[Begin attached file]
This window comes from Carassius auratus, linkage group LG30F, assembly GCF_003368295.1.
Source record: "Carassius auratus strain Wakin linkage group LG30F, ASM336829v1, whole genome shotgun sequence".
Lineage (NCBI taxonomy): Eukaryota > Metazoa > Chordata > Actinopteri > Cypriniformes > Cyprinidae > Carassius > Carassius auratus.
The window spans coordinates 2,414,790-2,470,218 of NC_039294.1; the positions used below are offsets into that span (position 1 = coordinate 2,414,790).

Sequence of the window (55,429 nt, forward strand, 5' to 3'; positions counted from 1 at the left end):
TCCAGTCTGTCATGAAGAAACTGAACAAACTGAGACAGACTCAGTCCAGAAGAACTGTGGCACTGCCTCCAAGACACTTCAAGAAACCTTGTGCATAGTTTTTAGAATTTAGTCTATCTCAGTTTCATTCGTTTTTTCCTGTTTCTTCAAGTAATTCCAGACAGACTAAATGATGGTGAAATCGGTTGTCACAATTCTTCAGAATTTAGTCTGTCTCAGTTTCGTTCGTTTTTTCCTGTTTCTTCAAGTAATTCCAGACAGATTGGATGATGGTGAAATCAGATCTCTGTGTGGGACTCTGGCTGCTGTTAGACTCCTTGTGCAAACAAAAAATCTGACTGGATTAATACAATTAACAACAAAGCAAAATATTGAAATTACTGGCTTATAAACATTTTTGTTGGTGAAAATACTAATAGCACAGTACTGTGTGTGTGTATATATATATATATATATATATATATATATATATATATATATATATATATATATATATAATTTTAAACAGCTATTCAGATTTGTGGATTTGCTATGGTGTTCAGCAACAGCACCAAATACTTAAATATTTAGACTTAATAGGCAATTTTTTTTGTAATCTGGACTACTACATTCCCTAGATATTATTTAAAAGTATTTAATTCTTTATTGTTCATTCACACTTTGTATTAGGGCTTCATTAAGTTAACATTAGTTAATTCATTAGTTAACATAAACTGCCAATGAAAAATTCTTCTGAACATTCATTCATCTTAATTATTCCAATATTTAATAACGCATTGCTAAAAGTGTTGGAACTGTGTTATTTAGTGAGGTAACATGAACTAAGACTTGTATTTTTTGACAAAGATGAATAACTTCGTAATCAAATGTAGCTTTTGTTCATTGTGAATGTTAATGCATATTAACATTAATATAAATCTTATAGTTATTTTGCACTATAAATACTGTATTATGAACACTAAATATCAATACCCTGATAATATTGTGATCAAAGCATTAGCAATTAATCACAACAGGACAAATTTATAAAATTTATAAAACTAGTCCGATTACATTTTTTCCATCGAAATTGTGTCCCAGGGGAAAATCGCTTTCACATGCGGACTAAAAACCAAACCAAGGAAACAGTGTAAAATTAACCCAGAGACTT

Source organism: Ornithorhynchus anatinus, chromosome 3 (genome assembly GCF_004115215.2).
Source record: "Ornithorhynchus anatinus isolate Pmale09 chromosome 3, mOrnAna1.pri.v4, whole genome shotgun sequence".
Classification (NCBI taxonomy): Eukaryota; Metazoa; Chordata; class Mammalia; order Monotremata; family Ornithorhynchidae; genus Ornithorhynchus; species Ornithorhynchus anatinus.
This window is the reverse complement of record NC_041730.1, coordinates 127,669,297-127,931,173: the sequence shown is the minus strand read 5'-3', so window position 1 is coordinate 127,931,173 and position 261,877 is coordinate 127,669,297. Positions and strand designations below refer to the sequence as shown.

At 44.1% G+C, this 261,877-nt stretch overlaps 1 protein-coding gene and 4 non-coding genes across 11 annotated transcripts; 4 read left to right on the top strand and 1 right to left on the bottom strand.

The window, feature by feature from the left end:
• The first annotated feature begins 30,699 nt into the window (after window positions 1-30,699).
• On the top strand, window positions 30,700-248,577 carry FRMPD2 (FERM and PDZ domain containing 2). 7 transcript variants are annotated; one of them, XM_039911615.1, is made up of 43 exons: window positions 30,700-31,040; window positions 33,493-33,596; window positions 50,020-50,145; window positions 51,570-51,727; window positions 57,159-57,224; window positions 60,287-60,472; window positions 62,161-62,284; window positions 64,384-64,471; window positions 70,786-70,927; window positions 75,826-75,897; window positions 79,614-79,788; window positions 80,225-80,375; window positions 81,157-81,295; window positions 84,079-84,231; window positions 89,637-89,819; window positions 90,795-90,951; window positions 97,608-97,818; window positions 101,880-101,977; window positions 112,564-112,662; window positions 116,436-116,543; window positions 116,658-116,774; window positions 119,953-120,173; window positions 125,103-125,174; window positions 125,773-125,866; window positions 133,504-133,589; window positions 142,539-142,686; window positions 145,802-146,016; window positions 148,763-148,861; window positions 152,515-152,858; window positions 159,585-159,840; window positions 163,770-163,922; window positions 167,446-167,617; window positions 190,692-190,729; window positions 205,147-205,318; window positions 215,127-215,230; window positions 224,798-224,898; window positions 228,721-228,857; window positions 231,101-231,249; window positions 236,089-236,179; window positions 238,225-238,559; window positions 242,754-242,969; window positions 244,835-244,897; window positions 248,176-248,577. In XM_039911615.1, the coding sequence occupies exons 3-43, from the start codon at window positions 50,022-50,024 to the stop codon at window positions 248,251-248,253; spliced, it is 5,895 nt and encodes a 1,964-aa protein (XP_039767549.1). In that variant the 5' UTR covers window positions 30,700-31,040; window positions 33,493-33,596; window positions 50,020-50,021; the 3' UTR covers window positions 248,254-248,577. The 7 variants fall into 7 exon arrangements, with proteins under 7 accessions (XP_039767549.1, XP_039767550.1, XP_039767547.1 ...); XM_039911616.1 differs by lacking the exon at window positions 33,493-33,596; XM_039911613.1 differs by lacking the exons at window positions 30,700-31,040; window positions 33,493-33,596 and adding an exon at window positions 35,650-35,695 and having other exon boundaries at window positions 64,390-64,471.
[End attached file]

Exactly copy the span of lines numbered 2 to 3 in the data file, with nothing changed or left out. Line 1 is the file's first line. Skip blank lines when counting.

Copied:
Source record: "Carassius auratus strain Wakin linkage group LG30F, ASM336829v1, whole genome shotgun sequence".
Lineage (NCBI taxonomy): Eukaryota > Metazoa > Chordata > Actinopteri > Cypriniformes > Cyprinidae > Carassius > Carassius auratus.